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Topic 2: "Cosmic Matter in the Laboratory"

Infrastructures

The topic Cosmic Matter in the Laboratory exploits accelerators, particle detectors at storage rings and for fixed-target experiments and significant computing resources. The major ones are:

 

  • The COSY synchrotron at the Forschungszentrum Jülich (FZJ) is a cooler and storage ring with unique characteristics and capabilities. It can provide phase-space cooled proton and deuteron beams with momenta up to 3.7 GeV/c. These particles, which may also be polarised, are either stored in the ring for internal experiments or extracted to be used at external target stations. Cooling and beam-diagnostics techniques have been developed over the years for hadron physics in unpolarised and in single and double polarised experiments. These are now being exploited in accelerator and detector tests to prepare devices and methods for the High Energy Storage Ring (HESR) and the PANDA and CBM facilities at FAIR. In addition, spin manipulation and detection possibilities are widely used for studying polarisation build-up through spin-filtering (PAX-at-COSY) as well as R&D for planned searches for Electric Dipole Moments (EDM) of charged particles in storage rings (collaborations: US-based srEDM, FZJ-based JEDI).

 

  • The JSC centre provides high-performance computer capacity for scientists at the Forschungszentrum Jülich (FZJ), at universities and research laboratories in Germany and in Europe - as well as for industrial partners. The scientific peer review is done by the John von Neumann Institute for Computing (NIC). This comprises the operation and especially the development of the supercomputers and the technical infrastructure, the data storage, visualisation systems, networks and software. A further important task is the user support and education: at JSC, students can be trained to be mathematical-technical software developers and simultaneously take the bachelor study course "Scientific Programming". Within the research topic Matter and the Universe, JSC is heavily exploited for data storage from COSY experiments (ANKE; PAX and WASA) and for spin tracking simulations in connection with the EDM project JEDI.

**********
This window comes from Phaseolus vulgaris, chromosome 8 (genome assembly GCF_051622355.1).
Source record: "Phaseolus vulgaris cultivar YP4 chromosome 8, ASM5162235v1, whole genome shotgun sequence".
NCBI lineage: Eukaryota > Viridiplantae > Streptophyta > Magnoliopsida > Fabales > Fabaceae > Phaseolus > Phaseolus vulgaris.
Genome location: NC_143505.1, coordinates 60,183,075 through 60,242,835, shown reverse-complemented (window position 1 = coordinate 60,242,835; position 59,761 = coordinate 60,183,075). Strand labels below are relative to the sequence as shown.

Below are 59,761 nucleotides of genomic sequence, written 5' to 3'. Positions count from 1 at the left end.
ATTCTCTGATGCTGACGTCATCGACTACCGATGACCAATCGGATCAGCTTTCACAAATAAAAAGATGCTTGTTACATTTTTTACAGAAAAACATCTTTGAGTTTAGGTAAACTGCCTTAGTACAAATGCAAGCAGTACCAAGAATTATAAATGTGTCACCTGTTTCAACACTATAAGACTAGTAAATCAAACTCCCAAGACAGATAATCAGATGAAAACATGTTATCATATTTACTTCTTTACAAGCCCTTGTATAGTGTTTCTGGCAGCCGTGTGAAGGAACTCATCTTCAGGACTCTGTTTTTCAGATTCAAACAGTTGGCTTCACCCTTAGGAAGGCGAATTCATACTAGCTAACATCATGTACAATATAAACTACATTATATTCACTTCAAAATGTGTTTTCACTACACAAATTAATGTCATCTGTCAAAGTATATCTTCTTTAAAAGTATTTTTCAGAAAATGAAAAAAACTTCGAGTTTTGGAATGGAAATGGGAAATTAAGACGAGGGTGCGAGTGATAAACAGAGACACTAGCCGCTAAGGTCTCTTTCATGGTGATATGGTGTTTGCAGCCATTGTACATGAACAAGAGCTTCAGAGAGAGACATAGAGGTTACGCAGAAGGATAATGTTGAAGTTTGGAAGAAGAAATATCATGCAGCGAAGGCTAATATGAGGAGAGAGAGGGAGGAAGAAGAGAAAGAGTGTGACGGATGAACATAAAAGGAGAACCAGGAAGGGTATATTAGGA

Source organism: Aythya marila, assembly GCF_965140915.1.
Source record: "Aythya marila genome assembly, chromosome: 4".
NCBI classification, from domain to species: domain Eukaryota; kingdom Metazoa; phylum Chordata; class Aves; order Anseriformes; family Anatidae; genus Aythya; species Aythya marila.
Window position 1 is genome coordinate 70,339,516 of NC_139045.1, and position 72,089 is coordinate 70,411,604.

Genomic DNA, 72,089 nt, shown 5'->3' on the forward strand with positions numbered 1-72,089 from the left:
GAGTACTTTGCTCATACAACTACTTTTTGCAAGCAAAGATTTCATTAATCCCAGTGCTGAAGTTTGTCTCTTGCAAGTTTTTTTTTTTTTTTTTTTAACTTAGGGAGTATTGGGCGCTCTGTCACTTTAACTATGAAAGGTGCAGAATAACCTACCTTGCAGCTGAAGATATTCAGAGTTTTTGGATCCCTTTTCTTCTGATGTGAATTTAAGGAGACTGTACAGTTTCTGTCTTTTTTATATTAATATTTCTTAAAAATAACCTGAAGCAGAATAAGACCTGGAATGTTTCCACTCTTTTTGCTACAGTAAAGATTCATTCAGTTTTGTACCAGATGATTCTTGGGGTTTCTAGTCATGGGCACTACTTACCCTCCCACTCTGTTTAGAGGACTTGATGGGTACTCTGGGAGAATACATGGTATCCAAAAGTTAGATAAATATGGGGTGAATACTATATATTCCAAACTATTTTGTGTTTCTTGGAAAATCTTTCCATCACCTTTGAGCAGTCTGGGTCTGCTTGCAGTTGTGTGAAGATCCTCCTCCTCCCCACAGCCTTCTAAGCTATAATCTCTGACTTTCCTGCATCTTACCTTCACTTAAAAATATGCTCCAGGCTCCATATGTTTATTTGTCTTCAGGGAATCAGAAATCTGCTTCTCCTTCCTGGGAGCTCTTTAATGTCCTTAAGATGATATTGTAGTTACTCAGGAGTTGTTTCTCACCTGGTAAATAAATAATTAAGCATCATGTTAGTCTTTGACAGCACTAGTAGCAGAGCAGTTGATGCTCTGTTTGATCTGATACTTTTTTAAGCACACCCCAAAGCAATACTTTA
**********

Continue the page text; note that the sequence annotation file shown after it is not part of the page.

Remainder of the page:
• UNILAC, SIS18 and ESR: The GSI accelerator facility consists of the linear accelerator UNILAC, the heavy-ion synchrotron SIS18, the experimental storage-cooler ring ESR and experimental facilities. With these facilities, intense ion beams of all elements from hydrogen up to the heaviest, uranium, can be accelerated to energies from the Coulomb barrier up to 2 GeV/u. Secondary radioactive ion beams are available as well as highly ionised atoms up to bare uranium nuclei. Due to the construction of FAIR only very limited operation periods will be offered during the PoF 3-period. The accelerator will primarily be used for FAIR accelerator and detector tests. The UNILAC and the SIS18 are the main injectors for FAIR.

 

  • HADES is a charged particle detector with large acceptance and high rate capability operated at SIS18. It can investigate pion, proton and ion induced reactions. The combination of a low-mass tracking system with a RICH, a pre-shower and time-of-flight detectors enables in particular rare dielectron measurements.